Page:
A dealer has been found guilty of killing a former Bond actor with the same chemsex drug he sold to serial killer Stephen Port.
Gerald Matovu, 26, hooked up with Eric Michels, 54, via Grindr in August last year.
He plied him with a fatal dose of GHB at his home in Bolton Road, Chessington, Surrey, then made off with his bank card details and other belongings.
Mr Michels, who had an uncredited role in Skyfall, was one of 12 men targeted by Matovu and his lover, Brandon Dunbar, 24, over a 19-month period, jurors heard.
Following an Old Bailey trial, Matovu was found guilty of businessman Mr Michels’ murder and a string of other offences.
Jurors were not told about Matovu’s past connection with former chef Port, 44, from Barking, east London, who had also targeted victims through Grindr and killed them with GHB overdoses.
Port was handed a whole life term for raping and murdering four young men and dumping their bodies near his home in Barking between 2014 and 2015.
Following Port’s 2016 trial, Matovu pleaded guilty to supplying mephedrone and GHB and offering to supply GHB, but denied knowing what Port planned to do with it.
In April 2017, Matovu was sentenced to 12 months’ community service, 150 hours of unpaid work and 40 days of drug rehabilitation.
At Matovu’s murder trial, prosecutor Jonathan Rees QC told how the defendants took advantage of Grindr hook-ups to steal property and bank details.
On the evening of August 16 last year, divorced father-of-three Mr Michels made contact with Matovu on Grindr after a night out in Soho gay bars.
Mr Michels invited him to his place in south-west London for sex, the court heard.
While there, the defendant drugged Mr Michels and took photographs of his bank cards and driver’s licence.
Matovu made off with a MacBook, mobile phone, an initialled black case, US driving licence and various cards as well as a suitcase full of bottles of alcohol.
Mr Michels’ body was discovered in bed under a duvet the next day by his concerned family.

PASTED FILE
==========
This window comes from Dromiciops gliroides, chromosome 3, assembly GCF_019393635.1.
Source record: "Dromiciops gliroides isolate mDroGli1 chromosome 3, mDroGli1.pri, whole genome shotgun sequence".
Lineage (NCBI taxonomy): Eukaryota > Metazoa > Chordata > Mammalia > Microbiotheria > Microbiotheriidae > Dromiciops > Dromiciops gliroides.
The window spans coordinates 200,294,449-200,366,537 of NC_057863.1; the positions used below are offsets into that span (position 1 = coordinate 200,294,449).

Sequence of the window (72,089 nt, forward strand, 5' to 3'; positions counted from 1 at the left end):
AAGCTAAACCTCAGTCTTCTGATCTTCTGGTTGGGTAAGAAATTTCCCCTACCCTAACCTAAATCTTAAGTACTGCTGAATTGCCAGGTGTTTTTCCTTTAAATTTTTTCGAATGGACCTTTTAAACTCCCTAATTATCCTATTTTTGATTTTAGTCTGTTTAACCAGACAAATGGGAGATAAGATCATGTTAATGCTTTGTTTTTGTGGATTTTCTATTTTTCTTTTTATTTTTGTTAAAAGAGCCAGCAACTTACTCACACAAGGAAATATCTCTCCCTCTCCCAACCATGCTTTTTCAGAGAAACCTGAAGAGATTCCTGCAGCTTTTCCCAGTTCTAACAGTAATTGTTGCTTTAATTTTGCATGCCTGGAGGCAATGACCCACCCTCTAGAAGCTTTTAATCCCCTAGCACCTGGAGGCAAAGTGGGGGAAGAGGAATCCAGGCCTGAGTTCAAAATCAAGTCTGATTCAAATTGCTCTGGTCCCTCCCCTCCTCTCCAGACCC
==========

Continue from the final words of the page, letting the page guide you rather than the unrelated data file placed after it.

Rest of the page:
An empty 3ml syringe without a needle attached was found on the floor beside the bed.
DNA from the victim and defendant was identified on it, as well as traces of GHB, the court heard.
Matovu denied murder but accepted going home with him to have consensual sex.
He denied administering GHB to Mr Michels, claiming he took it of his own free will.
A jury deliberated for 26 hours to reach guilty verdicts on all the charges against both defendants.
Members of the victim’s family in court shouted out “Yes – the rest of your life in prison” as Matovu looked on impassively.
Matovu and Dunbar were convicted of a string of charges including administering a noxious substance, assault by penetration and theft.
Matovu, of Southwark, south London, had pleaded guilty to some of the charges against him.
In all, he was convicted of six counts of administering a noxious substance, seven thefts, six counts of having articles for fraud, murder, assault by penetration, assault occasioning actual bodily harm and possessing GBL drugs.
Dunbar, of Forest Gate, east London, was found guilty of three counts of administering a noxious substance, five thefts, six counts of having articles for fraud, two frauds, assault by penetration, assault occasioning actual bodily harm, and dishonestly retaining wrongful credit.
Judge Anne Molyneux QC remanded the defendants into custody to be sentenced on September 5.
The judge thanked jurors for their consideration of the case.
She said Mr Michels had been dear to the mother of his children, who were the “centre of his life”, adding: “Their loss is real.”
Sally-Anne Russell, from the CPS, said: “Gerald Matovu, sometimes alone and sometimes with Brandon Dunbar, contacted men on Grindr to steal from them.
“A number of times they rendered their victims unconscious for hours by administering GHB and causing them serious harm.
“The CPS was able to show that Matovu knew the dangers he was putting these men under from his involvement in the trial of serial killer Stephen Port who murdered his victims with GHB.
“We thank the witnesses for coming forward, and, where possible, the CPS applied for them to give their crucial evidence from behind screens and have their identities anonymised.
“We hope their courage gives victims of similar crimes the confidence to come forward.
“Our thoughts go out to the family of Mr Michels and to all the victims, and we hope that the convictions will bring some comfort to them.”